Contemporary Black Rhetorics: Black Twitter and Black Digital Cultures

Contemporary Black Rhetorics: Black Twitter and Black Digital Cultures

Black discourses have been the major means by which people of African descent in the American colonies and subsequent republic have asserted their collective humanity in the face of an enduring white supremacy and have tried to persuade, cajole, and gain acceptance for ideas relative to Black survival and Black liberation.

—Keith Gilyard, African American Rhetoric(s): Interdisciplinary Perspectives

African American Rhetoric is “the study of culturally and discursively produced knowledge-forms, communication practices and persuasive strategies rooted in freedom struggles of people of African Ancestry in America.

—Elaine Richardson and Ronald Jackson African American Rhetoric(s): Interdisciplinary Perspectives

What does the difference between Kendrick Lamar’s “We Gon Be Alright” and older movement anthems like “Let Nobody Turn Us Around” tell us about differences in perspective held by contemporary Black activists and those of other eras? What strategies are people engaged in various kinds of work to “assert their collective humanity” and “gain acceptance for ideas relative to Black survival and Black liberation” using in the pursuit of those goals? What debates are taking place inside Black communities about activism? About community itself? What is it about twitter, vines and memes that have made those spaces such rich spaces for Black expressive cultures? What stylistic or aesthetic features mark those communicative efforts? Finally, what do young people themselves have to say about activism in this moment?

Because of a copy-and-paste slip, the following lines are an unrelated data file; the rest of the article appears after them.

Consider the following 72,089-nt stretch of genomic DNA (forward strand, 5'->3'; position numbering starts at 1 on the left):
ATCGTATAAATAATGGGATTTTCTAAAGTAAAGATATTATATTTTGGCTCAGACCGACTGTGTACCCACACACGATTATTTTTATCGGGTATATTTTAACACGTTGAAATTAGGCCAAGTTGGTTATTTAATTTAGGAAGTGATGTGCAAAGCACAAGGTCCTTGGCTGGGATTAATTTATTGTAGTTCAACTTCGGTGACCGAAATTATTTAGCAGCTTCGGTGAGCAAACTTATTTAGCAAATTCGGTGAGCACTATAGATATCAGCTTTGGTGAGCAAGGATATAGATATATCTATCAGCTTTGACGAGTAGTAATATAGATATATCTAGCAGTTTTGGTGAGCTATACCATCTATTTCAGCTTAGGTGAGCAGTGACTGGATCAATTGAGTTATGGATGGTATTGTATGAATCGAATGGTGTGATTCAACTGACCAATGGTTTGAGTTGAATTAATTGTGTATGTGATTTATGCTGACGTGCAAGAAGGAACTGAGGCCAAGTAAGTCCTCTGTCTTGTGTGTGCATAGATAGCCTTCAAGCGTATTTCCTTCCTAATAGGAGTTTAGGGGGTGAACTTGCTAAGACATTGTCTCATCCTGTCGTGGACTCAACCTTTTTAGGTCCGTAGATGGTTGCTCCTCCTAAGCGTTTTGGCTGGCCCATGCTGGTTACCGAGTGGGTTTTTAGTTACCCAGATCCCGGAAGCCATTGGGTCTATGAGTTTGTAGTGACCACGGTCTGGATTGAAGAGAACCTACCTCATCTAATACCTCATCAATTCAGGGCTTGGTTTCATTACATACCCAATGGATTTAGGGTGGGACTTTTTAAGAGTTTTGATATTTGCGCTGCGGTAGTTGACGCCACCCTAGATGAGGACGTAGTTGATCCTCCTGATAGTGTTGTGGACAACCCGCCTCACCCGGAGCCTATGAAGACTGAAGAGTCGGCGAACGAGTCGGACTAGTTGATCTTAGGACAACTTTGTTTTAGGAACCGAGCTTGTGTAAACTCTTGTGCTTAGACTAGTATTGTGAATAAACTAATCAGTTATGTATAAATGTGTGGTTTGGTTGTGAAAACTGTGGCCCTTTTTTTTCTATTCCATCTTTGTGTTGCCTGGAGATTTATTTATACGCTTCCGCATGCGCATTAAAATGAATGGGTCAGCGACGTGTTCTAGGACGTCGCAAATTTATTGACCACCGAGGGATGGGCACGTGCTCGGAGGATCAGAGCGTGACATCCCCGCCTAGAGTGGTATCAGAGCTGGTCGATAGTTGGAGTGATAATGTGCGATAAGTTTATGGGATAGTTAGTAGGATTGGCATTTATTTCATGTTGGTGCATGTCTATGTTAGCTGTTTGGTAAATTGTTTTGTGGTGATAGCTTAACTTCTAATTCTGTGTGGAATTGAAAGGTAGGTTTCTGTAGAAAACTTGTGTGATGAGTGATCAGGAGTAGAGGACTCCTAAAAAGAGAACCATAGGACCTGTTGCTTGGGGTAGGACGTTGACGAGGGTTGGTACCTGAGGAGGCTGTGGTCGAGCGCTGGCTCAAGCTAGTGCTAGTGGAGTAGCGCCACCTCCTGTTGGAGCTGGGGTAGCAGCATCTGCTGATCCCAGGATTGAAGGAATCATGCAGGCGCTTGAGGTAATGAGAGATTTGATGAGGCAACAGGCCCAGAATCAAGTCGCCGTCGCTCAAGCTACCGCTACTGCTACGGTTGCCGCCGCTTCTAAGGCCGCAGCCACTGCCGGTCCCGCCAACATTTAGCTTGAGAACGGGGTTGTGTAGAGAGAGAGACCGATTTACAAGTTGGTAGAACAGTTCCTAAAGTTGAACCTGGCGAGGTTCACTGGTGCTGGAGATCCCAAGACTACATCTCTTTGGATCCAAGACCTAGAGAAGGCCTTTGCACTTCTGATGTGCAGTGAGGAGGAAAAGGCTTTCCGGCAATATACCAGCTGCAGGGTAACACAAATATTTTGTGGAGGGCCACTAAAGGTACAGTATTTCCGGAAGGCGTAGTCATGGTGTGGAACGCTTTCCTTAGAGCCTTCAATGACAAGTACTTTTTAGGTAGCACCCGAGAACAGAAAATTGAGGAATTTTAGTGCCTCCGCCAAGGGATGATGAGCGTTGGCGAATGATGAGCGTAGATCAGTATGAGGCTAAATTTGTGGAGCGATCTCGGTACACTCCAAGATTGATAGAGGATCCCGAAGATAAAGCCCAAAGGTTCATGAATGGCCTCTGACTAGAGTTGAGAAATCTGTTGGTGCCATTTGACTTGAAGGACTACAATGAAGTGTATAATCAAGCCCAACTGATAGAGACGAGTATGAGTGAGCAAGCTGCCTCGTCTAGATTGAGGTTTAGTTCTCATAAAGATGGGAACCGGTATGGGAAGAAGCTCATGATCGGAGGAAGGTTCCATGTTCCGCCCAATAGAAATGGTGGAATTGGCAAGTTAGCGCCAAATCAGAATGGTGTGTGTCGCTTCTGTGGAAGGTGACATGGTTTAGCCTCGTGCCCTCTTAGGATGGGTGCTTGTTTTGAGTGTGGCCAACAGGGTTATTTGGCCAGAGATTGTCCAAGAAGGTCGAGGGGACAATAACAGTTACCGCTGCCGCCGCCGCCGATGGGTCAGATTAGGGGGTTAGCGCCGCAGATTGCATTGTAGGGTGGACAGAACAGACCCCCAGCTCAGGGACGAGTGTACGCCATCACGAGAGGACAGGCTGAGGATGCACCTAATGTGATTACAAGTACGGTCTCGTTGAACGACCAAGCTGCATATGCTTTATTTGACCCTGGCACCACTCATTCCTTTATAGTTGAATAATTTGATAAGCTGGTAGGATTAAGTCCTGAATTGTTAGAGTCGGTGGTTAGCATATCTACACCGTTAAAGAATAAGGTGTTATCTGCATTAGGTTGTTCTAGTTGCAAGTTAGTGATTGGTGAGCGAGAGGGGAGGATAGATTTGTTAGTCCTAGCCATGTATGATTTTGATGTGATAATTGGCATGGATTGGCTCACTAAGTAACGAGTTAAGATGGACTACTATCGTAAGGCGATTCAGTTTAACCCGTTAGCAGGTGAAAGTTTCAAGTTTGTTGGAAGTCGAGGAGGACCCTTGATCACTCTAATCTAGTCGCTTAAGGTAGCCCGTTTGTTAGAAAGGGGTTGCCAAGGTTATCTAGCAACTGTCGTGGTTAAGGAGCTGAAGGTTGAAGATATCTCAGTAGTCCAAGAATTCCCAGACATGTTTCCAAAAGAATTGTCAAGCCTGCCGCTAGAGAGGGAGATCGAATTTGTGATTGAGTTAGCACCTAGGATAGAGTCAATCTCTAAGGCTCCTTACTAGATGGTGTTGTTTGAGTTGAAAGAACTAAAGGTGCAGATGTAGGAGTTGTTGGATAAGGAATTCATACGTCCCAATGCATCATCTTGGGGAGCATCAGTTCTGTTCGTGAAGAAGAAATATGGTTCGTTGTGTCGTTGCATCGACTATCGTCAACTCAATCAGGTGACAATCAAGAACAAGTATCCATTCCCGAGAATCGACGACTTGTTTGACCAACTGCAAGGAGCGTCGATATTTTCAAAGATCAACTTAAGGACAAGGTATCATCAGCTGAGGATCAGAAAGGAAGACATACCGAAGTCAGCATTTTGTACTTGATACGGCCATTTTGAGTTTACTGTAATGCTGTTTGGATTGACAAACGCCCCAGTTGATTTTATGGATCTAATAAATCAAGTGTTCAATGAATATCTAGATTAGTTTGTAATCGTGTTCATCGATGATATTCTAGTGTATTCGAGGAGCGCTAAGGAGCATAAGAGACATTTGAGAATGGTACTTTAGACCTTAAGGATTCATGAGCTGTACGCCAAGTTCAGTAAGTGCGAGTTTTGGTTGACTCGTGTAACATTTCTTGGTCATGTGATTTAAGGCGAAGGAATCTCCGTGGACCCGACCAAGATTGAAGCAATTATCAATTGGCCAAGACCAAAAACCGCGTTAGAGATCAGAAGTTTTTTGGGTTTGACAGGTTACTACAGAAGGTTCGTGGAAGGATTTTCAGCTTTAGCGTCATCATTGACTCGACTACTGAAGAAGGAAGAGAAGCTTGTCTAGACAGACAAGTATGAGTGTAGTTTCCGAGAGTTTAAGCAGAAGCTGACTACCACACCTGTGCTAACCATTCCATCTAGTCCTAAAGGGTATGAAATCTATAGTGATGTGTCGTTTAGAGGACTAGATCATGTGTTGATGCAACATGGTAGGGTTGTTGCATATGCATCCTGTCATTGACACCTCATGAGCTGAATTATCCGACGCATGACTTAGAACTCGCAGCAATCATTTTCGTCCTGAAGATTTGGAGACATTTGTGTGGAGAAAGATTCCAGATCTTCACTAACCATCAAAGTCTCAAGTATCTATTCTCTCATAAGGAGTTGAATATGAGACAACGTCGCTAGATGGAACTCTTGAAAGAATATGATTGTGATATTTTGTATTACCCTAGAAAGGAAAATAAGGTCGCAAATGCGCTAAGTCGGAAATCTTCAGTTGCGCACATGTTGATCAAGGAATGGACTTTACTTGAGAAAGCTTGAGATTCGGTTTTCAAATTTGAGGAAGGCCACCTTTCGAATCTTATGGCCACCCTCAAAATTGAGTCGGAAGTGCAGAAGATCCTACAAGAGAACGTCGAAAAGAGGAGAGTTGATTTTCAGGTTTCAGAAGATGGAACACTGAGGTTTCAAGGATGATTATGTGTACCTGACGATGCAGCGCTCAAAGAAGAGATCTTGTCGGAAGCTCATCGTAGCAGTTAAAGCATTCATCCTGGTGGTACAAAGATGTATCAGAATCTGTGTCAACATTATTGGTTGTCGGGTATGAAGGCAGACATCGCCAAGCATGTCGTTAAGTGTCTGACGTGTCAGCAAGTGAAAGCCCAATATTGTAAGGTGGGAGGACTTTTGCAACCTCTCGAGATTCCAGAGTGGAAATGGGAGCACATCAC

African American rhetoric as an area of study involves the examination of the wide range of discursive practices—verbal, visual, textual, performative, and visual—used by individuals and groups of Black people toward the ends of collective liberation as well as everyday communication.  These traditions and practices have public, semi-public, counter-public and private dimensions and include communicative efforts directed to Black people as well to members of other groups in this society.  This course will explore the contours of Black rhetorics in a few contexts: activism in and surrounding the #BlackLivesMatter movement, advocacy for Black interests during the 2016 presidential campaign, and Afrofuturism.

Completion of PWR 1 and PWR 2 or permission of instructor required.